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Should it Matter that the California Science Center was “Unaware of the Nature of the Groups Involved”?

In a prior post, I noted that California Science Center (CSC) vice president Christina Sion wrote regarding the American Freedom Alliance (AFA) that “the main problem is that it is an anti-Darwin/creationist group.” This is clear evidence of viewpoint discrimination by the CSC in its decision to cancel the AFA’s screening of Darwin’s Dilemma. More evidence comes in an e-mail from Joe DeAmicis, CSC’s vice president of marketing, to CSC curator Ken Phillips. DeAmicis implies that had the museum known of “the nature of the groups,” they might have acted differently:

This screening event was booked through the Events Dept., and they were unaware of the nature of the groups involved. It has come to Jeff’s attention and he is “working on it.” That’s about all I know.

Why should it matter to CSC staff that CSC’s events department was “unaware of the nature of the groups involved”? It matters because no one there likes intelligent design (ID) and no one wants to be caught appearing sympathetic to ID; if they weren’t aware of the pro-ID nature of the groups involved, then they can plead ignorance to their friends who were angry about the event. In this culture of intolerance, the rule is this: don’t get caught anywhere near ID.

Thus, CSC curator Ken Phillips soon thereafter felt it necessary to forward the DeAmicis email to Dan Lewis, curator of the Huntington Library. In an attempt to plead ignorance and thereby exonerate CSC from any wrongdoing in Lewis’s eyes, Phillips interprets DeAmicis’s email for Lewis:

Apparently the Center for Science and Culture (a group which I knew nothing of until you brought this matter to my attention) booked our theater directly through the Event Services Department.

These are the go-to people if you want to have a prom, wedding, business meeting etc. I’ll bet my bottom dollar that they had (and still have) no idea of the connection, the issues or the problems of making it appear as though intelligent design should even be elevated to a level where it deserves to be placed alongside Darwin’s theory of natural selection.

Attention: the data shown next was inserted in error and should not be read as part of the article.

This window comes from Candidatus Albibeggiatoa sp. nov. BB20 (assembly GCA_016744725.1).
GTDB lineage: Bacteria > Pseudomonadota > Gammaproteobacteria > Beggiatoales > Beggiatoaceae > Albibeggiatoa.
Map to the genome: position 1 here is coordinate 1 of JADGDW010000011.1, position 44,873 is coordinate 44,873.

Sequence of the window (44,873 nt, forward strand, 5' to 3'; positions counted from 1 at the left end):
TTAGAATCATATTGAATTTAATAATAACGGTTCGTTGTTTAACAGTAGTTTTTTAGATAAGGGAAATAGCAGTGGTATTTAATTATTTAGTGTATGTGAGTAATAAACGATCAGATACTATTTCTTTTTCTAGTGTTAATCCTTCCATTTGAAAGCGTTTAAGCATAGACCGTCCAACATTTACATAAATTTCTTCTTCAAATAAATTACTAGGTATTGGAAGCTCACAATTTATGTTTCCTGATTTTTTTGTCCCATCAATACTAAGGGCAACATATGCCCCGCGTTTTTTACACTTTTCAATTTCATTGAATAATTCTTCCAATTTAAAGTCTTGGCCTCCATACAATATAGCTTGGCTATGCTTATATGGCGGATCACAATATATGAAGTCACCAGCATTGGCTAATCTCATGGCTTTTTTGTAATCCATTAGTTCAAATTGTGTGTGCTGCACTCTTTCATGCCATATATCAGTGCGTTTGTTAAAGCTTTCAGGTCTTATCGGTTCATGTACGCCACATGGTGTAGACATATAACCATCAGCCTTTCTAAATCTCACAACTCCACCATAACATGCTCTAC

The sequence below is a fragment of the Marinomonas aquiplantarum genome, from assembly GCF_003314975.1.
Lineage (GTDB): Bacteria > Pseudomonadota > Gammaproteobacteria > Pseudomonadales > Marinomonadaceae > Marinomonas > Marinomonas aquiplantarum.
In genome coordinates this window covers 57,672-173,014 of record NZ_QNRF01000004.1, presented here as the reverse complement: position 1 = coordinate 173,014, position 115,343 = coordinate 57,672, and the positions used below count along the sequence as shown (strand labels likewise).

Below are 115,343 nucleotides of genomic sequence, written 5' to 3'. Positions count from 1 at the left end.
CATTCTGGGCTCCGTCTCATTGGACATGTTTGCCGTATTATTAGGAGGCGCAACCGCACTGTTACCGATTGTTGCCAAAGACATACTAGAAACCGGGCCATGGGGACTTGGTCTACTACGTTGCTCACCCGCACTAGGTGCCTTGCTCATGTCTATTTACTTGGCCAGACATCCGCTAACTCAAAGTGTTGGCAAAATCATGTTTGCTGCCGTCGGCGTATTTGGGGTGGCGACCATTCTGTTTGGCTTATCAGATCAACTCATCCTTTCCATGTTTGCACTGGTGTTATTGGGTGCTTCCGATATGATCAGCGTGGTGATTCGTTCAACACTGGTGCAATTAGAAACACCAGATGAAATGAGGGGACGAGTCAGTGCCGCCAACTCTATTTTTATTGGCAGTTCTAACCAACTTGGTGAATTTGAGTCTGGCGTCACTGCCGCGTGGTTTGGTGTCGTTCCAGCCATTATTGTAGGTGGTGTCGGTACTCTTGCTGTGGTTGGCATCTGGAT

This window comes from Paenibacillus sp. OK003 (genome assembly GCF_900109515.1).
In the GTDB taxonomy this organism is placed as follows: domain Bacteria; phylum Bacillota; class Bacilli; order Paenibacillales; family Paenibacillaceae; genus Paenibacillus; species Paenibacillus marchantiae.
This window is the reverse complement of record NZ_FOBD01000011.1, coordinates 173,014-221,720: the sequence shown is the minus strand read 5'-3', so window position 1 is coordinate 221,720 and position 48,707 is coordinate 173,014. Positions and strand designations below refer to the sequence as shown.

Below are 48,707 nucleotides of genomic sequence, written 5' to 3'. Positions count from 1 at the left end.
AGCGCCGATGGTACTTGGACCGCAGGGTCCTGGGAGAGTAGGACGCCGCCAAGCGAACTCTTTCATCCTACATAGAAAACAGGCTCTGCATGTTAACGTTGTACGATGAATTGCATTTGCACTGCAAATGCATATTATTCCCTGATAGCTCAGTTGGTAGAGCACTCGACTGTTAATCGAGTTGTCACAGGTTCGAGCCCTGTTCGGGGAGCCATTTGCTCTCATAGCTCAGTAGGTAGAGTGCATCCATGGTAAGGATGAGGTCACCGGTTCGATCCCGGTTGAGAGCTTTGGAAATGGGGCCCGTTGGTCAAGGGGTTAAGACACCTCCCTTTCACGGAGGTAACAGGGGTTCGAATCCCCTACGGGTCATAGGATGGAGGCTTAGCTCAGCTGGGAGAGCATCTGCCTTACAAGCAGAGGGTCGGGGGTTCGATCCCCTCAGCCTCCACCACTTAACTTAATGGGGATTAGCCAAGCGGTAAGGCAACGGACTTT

Again, statements like these strongly suggest that if CSC leadership had been “aware of the nature of the groups involved” — namely that AFA was pro-ID — then CSC would not have permitted AFA to rent space to begin with. After all, no one wants to be caught “making it appear as though intelligent design should even be elevated to a level where it deserves to be placed alongside Darwin’s theory of natural selection.”

This is a textbook example of viewpoint discrimination. In the primary case where the U.S. Supreme Court explained the jurisprudence of viewpoint discrimination, Lamb’s Chapel v. Center Moriches School District, a public school district in New York refused repeated requests from a religious group that sought to rent district facilities for after-hours use. The Court ruled that “the First Amendment forbids the government to regulate speech in ways that favor some viewpoints or ideas at the expense of others.” The Court decided that the policy behind the district’s refusal to rent space was unconstitutional because it “discriminates on the basis of viewpoint by permitting school property to be used for the presentation of all views about family issues and child rearing except those dealing with the subject from a religious standpoint” (508 U.S. 384 (1993)).

But that’s exactly what we see here: if CSC leadership had understood the pro-ID “nature of the groups involved,” then they would have refused the request to rent the facilities. These e-mails do not help the CSC’s case.


Casey Luskin

Associate Director, Center for Science and Culture
Casey Luskin is a geologist and an attorney with graduate degrees in science and law, giving him expertise in both the scientific and legal dimensions of the debate over evolution. He earned his PhD in Geology from the University of Johannesburg, and BS and MS degrees in Earth Sciences from the University of California, San Diego, where he studied evolution extensively at both the graduate and undergraduate levels. His law degree is from the University of San Diego, where he focused his studies on First Amendment law, education law, and environmental law.



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